Monday, January 26, 2015
What Makes A Good Locksmith & Why You Need To Find One Now Rather Than In An Emergency
No matter your postcode, if you type in your city or area name followed by the word “locksmith” in Google’s or Bing’s search bar, you’ll find out that the Internet is crowded with locksmith companies and services, each claiming to be the best in the field. So how can you tell apart a firm that’s truly at the forefront of the security industry, employing experienced and professional lock specialists from unlicensed and rogue locksmiths? How can you have the peace of mind that your security is in the skilled and knowledgeable hands of a regulated professional?
It all starts with knowing what actually makes a good locksmith. Can you trust a locksmith just because he claims to have 10 years of experience replacing door locks or fitting news ones? How about a firm with a fancy website with fancy words? The answer is no. A company with years of excellence and experience in the security industry will showcase and advertise certain attributes.
- Look for a locksmith approved by the industry for safety and security. The Internet is swamped with rogue locksmiths operating just about everywhere in the country. If a locksmith is not licensed, the chances that the individual is a lock and security solution specialist are slim.
- In case of an emergency, how fast can you expect help? Any locksmith company worth its salt will endeavor to get you help within half an hour. A company who puts customer service first will also have emergency locksmiths that are available round the clock, 7 days a week and 365 days a year.
- Do they offer free and no obligation advice? How easy is it to make an inquiry or get a quote? This is actually an exceedingly important consideration and a very good indicator of whether you are dealing with a professional or rogue locksmith. A specialist locksmith will always help you with how to properly secure your home or business and give you a straightforward quote.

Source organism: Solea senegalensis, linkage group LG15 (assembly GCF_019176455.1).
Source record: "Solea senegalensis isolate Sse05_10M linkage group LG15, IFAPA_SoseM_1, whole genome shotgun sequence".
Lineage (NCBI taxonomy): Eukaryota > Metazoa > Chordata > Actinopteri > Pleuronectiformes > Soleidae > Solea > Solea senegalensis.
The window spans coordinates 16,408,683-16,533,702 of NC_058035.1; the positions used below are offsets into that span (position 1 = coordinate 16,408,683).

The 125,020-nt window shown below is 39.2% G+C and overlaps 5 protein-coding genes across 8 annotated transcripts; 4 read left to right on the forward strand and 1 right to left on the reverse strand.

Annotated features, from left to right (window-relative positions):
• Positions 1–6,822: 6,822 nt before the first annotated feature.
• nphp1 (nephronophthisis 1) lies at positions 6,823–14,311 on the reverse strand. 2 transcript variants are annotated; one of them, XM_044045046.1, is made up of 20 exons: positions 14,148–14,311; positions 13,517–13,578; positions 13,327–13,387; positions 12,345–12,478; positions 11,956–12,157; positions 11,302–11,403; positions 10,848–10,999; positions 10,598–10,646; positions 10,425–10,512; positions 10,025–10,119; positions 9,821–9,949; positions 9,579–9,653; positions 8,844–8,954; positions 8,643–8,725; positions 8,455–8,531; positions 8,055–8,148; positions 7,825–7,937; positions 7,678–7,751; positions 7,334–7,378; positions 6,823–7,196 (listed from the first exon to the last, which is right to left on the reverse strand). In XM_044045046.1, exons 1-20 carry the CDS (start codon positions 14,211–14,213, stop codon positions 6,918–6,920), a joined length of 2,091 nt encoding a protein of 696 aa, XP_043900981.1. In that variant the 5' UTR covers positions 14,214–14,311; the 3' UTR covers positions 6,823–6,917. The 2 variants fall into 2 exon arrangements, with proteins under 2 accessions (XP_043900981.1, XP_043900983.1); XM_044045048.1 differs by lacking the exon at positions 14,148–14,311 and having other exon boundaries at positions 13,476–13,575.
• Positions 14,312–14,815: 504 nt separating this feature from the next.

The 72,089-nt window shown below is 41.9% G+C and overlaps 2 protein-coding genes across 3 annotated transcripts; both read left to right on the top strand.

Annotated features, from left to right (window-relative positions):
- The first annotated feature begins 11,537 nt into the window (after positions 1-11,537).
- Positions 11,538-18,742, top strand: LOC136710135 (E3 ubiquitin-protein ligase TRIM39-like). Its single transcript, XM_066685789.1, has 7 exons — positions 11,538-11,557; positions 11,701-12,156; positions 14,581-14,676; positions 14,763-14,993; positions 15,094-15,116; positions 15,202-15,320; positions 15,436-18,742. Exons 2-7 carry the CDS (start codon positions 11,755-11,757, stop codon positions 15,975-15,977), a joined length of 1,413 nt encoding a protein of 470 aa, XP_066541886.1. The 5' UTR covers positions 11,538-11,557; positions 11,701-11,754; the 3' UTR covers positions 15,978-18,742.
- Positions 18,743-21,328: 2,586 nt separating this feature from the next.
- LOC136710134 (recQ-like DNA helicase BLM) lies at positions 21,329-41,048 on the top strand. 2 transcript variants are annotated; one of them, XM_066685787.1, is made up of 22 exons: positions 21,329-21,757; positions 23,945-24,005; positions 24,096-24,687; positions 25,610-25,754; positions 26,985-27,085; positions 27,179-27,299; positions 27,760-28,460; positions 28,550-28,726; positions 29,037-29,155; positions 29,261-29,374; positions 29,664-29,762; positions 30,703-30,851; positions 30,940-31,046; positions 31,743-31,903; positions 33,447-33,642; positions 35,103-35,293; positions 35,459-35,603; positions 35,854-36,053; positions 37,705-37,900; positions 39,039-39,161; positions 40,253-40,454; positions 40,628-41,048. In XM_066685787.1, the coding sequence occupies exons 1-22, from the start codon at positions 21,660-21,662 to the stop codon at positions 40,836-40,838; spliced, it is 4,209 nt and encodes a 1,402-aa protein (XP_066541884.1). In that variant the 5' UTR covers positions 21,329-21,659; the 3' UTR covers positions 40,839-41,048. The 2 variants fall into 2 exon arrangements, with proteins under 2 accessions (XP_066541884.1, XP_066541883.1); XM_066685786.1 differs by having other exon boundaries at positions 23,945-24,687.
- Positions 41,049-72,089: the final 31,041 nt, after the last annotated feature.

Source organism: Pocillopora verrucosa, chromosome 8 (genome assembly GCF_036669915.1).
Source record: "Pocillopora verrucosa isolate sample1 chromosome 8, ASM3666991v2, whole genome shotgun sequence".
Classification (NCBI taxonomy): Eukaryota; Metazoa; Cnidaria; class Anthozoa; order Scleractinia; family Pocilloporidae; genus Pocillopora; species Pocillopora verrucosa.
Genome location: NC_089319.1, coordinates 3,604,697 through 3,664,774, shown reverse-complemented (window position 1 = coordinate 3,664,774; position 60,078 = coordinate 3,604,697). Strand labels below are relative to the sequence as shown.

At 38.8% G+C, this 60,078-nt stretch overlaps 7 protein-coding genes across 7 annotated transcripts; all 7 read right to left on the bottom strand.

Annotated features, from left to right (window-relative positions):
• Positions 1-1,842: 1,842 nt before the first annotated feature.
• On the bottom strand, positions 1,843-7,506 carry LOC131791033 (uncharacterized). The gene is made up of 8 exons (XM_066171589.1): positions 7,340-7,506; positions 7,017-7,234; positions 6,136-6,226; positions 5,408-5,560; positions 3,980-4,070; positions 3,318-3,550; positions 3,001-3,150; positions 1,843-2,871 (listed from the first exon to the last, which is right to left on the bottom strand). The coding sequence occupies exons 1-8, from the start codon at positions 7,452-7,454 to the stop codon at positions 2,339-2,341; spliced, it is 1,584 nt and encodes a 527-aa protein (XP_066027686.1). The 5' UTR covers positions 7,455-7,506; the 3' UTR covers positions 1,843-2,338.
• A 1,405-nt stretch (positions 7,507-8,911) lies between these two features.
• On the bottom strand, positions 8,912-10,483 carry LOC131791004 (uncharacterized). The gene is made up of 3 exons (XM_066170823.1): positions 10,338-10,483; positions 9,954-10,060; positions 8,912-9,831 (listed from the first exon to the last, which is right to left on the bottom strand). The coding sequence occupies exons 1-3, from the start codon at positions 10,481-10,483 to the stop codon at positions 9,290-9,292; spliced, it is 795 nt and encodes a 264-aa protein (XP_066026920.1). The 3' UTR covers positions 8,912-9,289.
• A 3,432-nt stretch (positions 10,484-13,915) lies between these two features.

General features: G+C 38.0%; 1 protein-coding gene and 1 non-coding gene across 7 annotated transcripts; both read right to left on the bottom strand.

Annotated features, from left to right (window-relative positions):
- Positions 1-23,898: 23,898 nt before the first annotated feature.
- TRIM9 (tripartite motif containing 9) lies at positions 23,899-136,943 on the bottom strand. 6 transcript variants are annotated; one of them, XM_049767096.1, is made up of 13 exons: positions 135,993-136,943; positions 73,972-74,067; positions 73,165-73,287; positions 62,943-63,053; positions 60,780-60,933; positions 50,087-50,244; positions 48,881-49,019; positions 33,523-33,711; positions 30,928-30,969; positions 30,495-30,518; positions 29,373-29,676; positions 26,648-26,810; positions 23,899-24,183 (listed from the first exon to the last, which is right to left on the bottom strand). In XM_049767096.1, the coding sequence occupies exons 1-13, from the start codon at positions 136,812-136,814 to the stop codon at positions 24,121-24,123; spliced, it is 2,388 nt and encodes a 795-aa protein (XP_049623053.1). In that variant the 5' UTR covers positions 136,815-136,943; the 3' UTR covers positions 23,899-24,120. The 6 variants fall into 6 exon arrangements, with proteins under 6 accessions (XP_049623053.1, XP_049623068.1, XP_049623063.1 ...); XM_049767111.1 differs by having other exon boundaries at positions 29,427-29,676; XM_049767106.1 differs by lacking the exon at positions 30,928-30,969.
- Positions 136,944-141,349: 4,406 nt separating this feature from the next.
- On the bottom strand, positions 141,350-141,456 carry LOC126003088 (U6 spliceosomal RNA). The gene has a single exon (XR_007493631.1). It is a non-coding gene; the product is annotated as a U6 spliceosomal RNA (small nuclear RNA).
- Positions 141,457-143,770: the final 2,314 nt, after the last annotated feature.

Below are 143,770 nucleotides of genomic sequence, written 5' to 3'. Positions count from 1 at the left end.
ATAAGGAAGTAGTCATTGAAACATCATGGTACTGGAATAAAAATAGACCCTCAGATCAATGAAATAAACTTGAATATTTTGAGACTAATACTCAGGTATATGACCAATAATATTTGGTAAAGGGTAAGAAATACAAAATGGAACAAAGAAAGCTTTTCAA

- And finally, in the security industry, experience and expertise matter. Before you choose a locksmithing service, make sure that the company is reputable and backed with more than empty claims made in a passionate tone on their website. Look for customer reviews or visit the store if it’s local to get a sense of its credibility.
But in an emergency, you don’t always have the luxury of checking off each item on a checklist of what makes a good locksmith. For example, if your property got broken into or you misplaced your keys and got locked out of your house after a long day at work, all you would want to do is call the first number you come across on Google or Bing. And this is exactly what rogue locksmiths prey on. Desperation. Distress. Impatience. Hastiness. Carelessness.
A solution would be to have a company you can always turn to and a number you can always call in case of an emergency. Think about it. Why should it take a mishap or accident happening for you to look up the locksmiths in your local area and save the number of a reputable one? You can do that right now and have the peace of mind that you’re covered, should anything happen.
How to choose a reliable and reputable locksmith, in an emergency situation or in advance
1. Beware of locksmith companies advertising ridiculously low prices
It’s simple: A man’s got to eat! Any locksmith company at the forefront of burglary prevention and the security industry will not advertise ridiculously low prices for high quality installation of locks and other security solutions and an excellent customer service. Pricing will be competitive but fair. For example, if you get locked out of your car or apartment, a professional emergency locksmith may charge you around $100. Someone advertising locksmithing services from $10 is obviously not reliable.
2. Does the company look legit?
Beware of companies that publish their information on online directories. Any legit locksmith company will have a website with a local address and a local telephone number that works. National companies that operate through call centers are not reliable. You want a privately owned and funded company because they are less likely to compromise on quality.
3. What payment options do they offer?
Another telltale sign of a rogue and unlicensed locksmith is a company or service that only accepts cash payments. A company that accepts and deals with credit cards is more reliable and likely to be more reputable and worthy of your trust.
4. Is it local?
An extension of number 2, if you are looking for an emergency locksmithing service, you want someone local so the ETA is reasonable. At the same time, you are less likely to overpay if the company is local because it involves less travelling and ergo, no surplus gas charges.
5. Are the locksmiths licensed?